In which I review “Cinder” and rant a bit…

cinder2It’s no big revelation that I have a thing for story retellings. It’s not the re-hash that I like, it’s that I love some fairy tales so much, that reading them in new and varied permutations brings back the joy that I had reading and re-reading my Grimm’s as a child. My favorites (like many other fairy tale aficionados) are Cinderella and Snow White. No surprise, my agent is currently shopping a Middle Grade novel based on my retelling of a Cinderella-y Caribbean folktale.

So picking up Meyer’s Cinder was no stretch. I was intrigued immediately by the setting in “New Beijing” many years in the future. And then my daughter snagged it while I was otherwise occupied, and I didn’t get it back for a week.

So I started it again. Spoiler alert! There’s no glass slipper. The symbol of fragility would be out of place in this version where a plot filled with political and personal intrigue and twists that makes readers bend and crush and rip pages from excitement, horror, desperation, and the rest of the emotional gamut. At least I can only assume that’s the excuse for my book looking the way it did when my daughter returned it. I would have protested, but after getting a few more pages in, I found myself gripping the edges of the book too as if it was some kind of portal that I was trying to sink into. I finished the book yesterday and had meant to pick up the sequel, Scarlet, today. Alas, I didn’t make it to the bookstore (much to the chagrin of my daughter, who I assume will be pre-reading my book for me. Again). If you haven’t read it yet, do.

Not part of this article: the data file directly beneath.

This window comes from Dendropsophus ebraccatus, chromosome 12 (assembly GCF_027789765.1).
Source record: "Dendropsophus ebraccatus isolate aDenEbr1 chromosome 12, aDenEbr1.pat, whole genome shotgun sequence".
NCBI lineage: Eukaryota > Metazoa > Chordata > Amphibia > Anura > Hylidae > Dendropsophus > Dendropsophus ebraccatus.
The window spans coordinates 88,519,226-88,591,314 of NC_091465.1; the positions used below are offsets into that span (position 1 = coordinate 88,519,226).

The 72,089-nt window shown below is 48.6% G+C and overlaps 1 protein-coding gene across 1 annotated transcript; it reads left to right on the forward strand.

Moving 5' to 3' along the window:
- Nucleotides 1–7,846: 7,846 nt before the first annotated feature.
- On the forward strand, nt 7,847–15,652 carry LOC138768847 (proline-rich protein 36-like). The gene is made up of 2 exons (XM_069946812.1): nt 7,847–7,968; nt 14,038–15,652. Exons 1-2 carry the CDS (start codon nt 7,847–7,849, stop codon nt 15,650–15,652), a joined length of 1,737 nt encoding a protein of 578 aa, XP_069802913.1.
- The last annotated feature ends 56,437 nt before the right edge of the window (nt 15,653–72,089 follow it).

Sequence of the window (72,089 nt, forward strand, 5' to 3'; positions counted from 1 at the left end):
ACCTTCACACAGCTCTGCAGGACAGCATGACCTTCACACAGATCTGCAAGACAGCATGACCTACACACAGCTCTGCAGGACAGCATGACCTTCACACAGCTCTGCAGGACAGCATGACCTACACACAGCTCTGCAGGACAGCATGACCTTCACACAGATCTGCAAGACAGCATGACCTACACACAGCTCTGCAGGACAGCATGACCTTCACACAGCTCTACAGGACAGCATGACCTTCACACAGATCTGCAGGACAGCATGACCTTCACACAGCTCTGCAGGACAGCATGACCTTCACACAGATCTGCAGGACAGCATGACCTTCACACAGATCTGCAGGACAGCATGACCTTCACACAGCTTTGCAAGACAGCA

But I promised you a rant. And here it is.

Cinder is set in New Beijing. Cinder, by all accounts, is white. And if there was one more mention of a person with blue eyes, I was going to lose my gourd. This seems to be a new trend in literature–the locale is “exotic,” but the hero, European. Which leaves the indigenous people of the chosen locale to play second fiddle to the main character, and add color, spice if you will, to the backdrop. Frankly, I’m tired of it.

While I can’t blame any one author for doing what they think is right with their own story, I rage at the collection of literature that for years has pushed people of color aside, and now, when it seems as though we are getting more progressive with more characters of varied hues and cultures, they’re still not quite in the limelight, are they? Maybe their native homes are deemed worthy of descriptions so nuanced that they could be considered characters themselves, but the people? Scenery.

On behalf of readers everywhere (yes, all, because to shuffle some of us off to the sides is to do a disservice to all of us) I’d just like to say: For the love of God, Allah, Ganesha, Someone/thing else entirely, or no One at all, please stop that crap. It’s hurtful.

Thanks. (And happy reading.)